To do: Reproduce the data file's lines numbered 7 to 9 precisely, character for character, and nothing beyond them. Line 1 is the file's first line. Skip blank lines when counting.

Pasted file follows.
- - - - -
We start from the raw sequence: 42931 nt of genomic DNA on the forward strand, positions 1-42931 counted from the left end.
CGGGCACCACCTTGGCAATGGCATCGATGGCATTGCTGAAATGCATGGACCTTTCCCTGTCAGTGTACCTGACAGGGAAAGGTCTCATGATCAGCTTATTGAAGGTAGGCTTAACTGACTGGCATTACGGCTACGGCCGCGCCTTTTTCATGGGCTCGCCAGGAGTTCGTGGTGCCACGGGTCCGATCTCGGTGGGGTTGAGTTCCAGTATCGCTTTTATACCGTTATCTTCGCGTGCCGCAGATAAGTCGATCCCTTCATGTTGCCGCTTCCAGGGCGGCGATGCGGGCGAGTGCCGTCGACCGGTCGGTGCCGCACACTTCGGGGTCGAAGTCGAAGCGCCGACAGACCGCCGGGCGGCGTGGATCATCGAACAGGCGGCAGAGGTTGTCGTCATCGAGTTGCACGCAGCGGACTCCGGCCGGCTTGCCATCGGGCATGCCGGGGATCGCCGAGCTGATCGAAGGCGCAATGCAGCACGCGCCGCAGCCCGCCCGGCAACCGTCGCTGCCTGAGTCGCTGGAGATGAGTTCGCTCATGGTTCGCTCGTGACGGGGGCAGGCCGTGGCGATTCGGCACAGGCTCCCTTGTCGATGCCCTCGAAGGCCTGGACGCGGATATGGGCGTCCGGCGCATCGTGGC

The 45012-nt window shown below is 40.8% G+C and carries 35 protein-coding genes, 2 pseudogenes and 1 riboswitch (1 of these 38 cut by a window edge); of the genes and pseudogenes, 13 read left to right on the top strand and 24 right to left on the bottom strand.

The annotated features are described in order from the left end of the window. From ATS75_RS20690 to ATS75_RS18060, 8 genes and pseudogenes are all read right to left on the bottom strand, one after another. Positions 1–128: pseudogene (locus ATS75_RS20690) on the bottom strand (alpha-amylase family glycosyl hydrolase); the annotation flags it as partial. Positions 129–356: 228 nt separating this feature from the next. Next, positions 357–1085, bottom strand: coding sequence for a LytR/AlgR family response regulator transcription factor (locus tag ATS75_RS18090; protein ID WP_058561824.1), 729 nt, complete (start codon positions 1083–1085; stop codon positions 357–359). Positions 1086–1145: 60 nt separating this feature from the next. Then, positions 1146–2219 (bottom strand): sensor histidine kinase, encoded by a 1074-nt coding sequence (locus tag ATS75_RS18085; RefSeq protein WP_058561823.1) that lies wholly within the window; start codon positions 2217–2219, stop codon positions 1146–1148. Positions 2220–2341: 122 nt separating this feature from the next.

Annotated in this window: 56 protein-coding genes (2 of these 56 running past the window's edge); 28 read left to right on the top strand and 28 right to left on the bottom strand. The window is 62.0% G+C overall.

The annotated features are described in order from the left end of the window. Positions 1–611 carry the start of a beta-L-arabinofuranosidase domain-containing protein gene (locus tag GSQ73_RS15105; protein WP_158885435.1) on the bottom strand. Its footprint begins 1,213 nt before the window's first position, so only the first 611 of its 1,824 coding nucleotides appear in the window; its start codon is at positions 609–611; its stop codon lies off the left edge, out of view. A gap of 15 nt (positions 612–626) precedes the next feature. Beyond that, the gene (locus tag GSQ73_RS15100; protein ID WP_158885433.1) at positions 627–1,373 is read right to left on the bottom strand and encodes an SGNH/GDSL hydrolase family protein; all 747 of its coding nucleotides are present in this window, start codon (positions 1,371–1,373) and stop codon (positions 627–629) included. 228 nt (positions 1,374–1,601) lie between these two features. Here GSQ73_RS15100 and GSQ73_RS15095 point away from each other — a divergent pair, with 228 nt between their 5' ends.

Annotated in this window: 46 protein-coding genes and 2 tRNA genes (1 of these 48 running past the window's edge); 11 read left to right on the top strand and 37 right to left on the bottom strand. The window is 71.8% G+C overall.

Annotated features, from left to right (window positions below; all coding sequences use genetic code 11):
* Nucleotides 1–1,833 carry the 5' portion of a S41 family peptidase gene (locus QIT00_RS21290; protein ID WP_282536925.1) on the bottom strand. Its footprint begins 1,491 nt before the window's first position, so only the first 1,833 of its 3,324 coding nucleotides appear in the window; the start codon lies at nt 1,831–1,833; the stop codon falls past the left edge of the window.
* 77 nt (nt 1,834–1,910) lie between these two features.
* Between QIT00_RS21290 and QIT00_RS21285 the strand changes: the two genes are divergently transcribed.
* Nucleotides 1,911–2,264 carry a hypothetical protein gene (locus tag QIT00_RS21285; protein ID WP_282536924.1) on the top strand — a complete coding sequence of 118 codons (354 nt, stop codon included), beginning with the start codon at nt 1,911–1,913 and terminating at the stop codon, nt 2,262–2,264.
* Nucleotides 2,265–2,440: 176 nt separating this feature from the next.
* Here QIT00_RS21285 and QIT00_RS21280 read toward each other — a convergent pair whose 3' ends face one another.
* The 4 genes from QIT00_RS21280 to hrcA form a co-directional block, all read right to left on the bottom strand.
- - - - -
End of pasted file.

Annotated in this window: 46 protein-coding genes and 2 tRNA genes (1 of these 48 running past the window's edge); 11 read left to right on the top strand and 37 right to left on the bottom strand. The window is 71.8% G+C overall.

Annotated features, from left to right (window positions below; all coding sequences use genetic code 11):
* Nucleotides 1–1,833 carry the 5' portion of a S41 family peptidase gene (locus QIT00_RS21290; protein ID WP_282536925.1) on the bottom strand. Its footprint begins 1,491 nt before the window's first position, so only the first 1,833 of its 3,324 coding nucleotides appear in the window; the start codon lies at nt 1,831–1,833; the stop codon falls past the left edge of the window.